Teachers unions are suing over DeSantis-championed legislation” via Anne Geggis of Florida Politics — Just like Disney did last month; teacher and faculty unions have filed suit against the state for attacking their First Amendment rights. They are calling the legislation that limits unions’ ability to sign up members and collect dues an attempt to retaliate against them for speaking out. The suit asks the courts to stop the law from being enforced. DeSantis signed the legislation (SB 256) that spawned the lawsuit Tuesday, saying it would mean more take-home pay for public schoolteachers since it eliminates automatic payroll deductions for union dues. Union officials, however, noted that the bill does not touch other unions, those representing law enforcement, corrections and firefighters, which have supported the Governor.

Fred Hawkins, lone finalist for South Florida State College president, will leave Florida House” via Jacob Ogles of Florida Politics — State Rep. Hawkins will leave the Florida House to lead South Florida State College. The St. Cloud Republican announced he had landed the job on social media. “Pages turn and new chapters begin. I am looking forward to becoming the next president of South Florida State College,” he said. “My time as an elected official has been a highlight of my life, especially serving in the Florida House.” Hawkins was named a sole finalist for the job a week after the start of a presidential search. That has become a bit of a trend since a new law kicked in that shields lists of college president applicants until finalists are named.

Fred Hawkins is exiting the House to lead South Florida State College.

Nick Primrose adds $45K in race for HD 18” via Drew Wilson of Florida Politics — Former Florida Elections Commission Chair Primrose raised more than $45,000 for his House District 18 campaign last month, new campaign finance reports show. A former attorney for DeSantis, Primrose launched a campaign for state House in March, raising nearly $120,000 in his first month running for the seat currently held by Rep. Cyndi Stevenson, who terms out in 2024. He followed up with $17,720 in hard money fundraising last month, as well as $27,500 through his affiliated political committee, Friends of Nick Primrose.

Advertisement— STATEWIDE —

Here are the 34 social studies textbooks that Florida just rejected” via Thomas C. Tobin of the Tampa Bay Times — As it did last year with math textbooks, the Florida Department of Education on Tuesday announced that dozens of social studies textbooks landed on its “not recommended” list, while providing few details about why. The state “caught” and “fixed” dozens of other books to prevent “political indoctrination of children,” a representative for DeSantis said in a tweet. Education Commissioner Manny Diaz Jr. said in a statement that the state seeks to approve books “that focus on historical facts and are free from inaccuracies or ideological rhetoric.”

The Class of COVID-19: This year’s seniors fell behind, missed traditions but are moving on” via Colleen Wixon of Treasure Coast Newspapers — They learned algebra while staring at a computer screen, then waited months before they could take the final state exam. They sometimes spent days in mandated quarantine, away from a teacher’s attention, because a classmate became sick. They made friends from behind masks, watched virtual pep rallies from their living rooms and tried to stay connected beyond their phones while maintaining 6 feet of social distancing. Meet the Class of COVID-19. This year’s senior class has the unique distinction of spending its entire high school experience during the COVID-19 pandemic.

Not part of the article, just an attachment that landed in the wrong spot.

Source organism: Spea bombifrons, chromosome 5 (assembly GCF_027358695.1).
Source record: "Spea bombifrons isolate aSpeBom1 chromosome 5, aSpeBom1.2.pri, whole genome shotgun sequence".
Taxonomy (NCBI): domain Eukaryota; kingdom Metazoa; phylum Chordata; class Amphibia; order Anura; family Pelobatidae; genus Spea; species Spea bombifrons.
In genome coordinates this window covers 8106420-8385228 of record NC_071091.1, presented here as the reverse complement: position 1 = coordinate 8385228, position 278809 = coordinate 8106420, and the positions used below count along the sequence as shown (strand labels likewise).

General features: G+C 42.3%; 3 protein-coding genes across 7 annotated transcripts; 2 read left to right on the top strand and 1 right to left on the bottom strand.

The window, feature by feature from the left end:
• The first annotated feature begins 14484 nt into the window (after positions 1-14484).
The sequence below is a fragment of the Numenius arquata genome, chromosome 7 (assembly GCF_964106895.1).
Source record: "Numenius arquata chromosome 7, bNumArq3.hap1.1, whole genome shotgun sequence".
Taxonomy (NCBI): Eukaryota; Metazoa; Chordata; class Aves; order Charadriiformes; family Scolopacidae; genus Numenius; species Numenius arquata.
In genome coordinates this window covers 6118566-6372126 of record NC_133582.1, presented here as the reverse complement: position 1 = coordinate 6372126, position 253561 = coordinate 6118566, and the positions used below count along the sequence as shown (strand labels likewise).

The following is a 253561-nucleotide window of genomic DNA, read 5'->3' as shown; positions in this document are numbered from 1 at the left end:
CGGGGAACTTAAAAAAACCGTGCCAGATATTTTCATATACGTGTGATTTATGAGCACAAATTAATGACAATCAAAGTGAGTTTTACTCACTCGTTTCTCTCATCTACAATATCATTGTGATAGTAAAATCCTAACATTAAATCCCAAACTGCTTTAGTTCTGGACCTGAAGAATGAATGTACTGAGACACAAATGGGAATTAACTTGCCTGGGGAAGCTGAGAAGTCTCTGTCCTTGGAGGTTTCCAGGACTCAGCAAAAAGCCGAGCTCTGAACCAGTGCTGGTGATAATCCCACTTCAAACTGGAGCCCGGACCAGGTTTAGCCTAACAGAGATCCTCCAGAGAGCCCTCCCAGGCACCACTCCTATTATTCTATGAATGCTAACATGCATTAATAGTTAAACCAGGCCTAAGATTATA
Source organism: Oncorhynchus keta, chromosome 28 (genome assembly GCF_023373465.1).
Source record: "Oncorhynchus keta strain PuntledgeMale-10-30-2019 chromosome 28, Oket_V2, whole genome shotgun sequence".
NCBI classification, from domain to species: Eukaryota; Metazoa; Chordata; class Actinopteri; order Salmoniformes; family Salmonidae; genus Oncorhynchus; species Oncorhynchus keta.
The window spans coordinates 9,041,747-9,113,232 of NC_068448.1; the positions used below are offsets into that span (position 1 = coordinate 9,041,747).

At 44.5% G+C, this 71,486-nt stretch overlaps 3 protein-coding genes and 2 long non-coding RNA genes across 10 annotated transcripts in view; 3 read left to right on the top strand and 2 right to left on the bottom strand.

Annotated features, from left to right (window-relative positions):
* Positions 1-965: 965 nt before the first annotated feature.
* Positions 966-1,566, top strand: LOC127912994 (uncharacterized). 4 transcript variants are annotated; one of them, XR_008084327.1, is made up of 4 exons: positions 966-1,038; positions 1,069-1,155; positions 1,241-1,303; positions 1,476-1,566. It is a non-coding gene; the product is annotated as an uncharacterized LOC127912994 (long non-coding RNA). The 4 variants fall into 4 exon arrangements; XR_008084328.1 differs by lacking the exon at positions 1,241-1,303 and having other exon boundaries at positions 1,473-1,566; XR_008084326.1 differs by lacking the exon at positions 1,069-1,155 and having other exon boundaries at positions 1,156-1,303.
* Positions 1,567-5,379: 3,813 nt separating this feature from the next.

Meet the Class of COVID.

— SKED —

Happening today — The Florida Fish and Wildlife Conservation Commission meets: 8:30 a.m., Hilton Miami Airport Blue Lagoon, 5101 Blue Lagoon Drive, Miami.

Happening today — The Board of Triumph Gulf Coast, Inc., will meet: 10:30 a.m., Central time, Walton County Commission Chambers, 571 U.S. Highway 90 East, DeFuniak Springs.

— 2024 —

An outlier poll on Donald Trump vs. Biden that still informs” via Nate Cohn of The New York Times — The most recent ABC/Washington Post poll found Trump and DeSantis each leading Biden by seven percentage points, with Biden trailing among young people and struggling badly among nonwhite voters. Make no mistake: This survey is an outlier. But of all the cases over the last few years when an outlier has dominated the political discourse, this may be one of the more useful ones. For one, it may not be quite as much of an outlier as you might assume. Even if it is, it may nonetheless help readers internalize something that might have been hard to believe without such a stark survey result: Trump is quite competitive at the outset of the race.

An outlier poll on Donald Trump and Joe Biden can still give insight.

Trump is now a legally defined sexual predator — will it affect his 2024 bid?” via David Smith of The Guardian — A mystery of Trump’s U.S. presidency was the absence of a major sex scandal. The thrice-married billionaire who boasted on Access Hollywood that women let him “grab ’em by the pussy’” seemed to commit every abuse of power except the kind that nearly brought down Bill Clinton. Trump’s effort to regain the White House, however, must confront a different reality: he is now legally defined as a sexual predator. On Tuesday, a jury in New York found that the former President sexually abused magazine writer E Jean Carroll in the 1990s and then defamed her by branding her a liar, awarding about $5M in compensatory and punitive damages.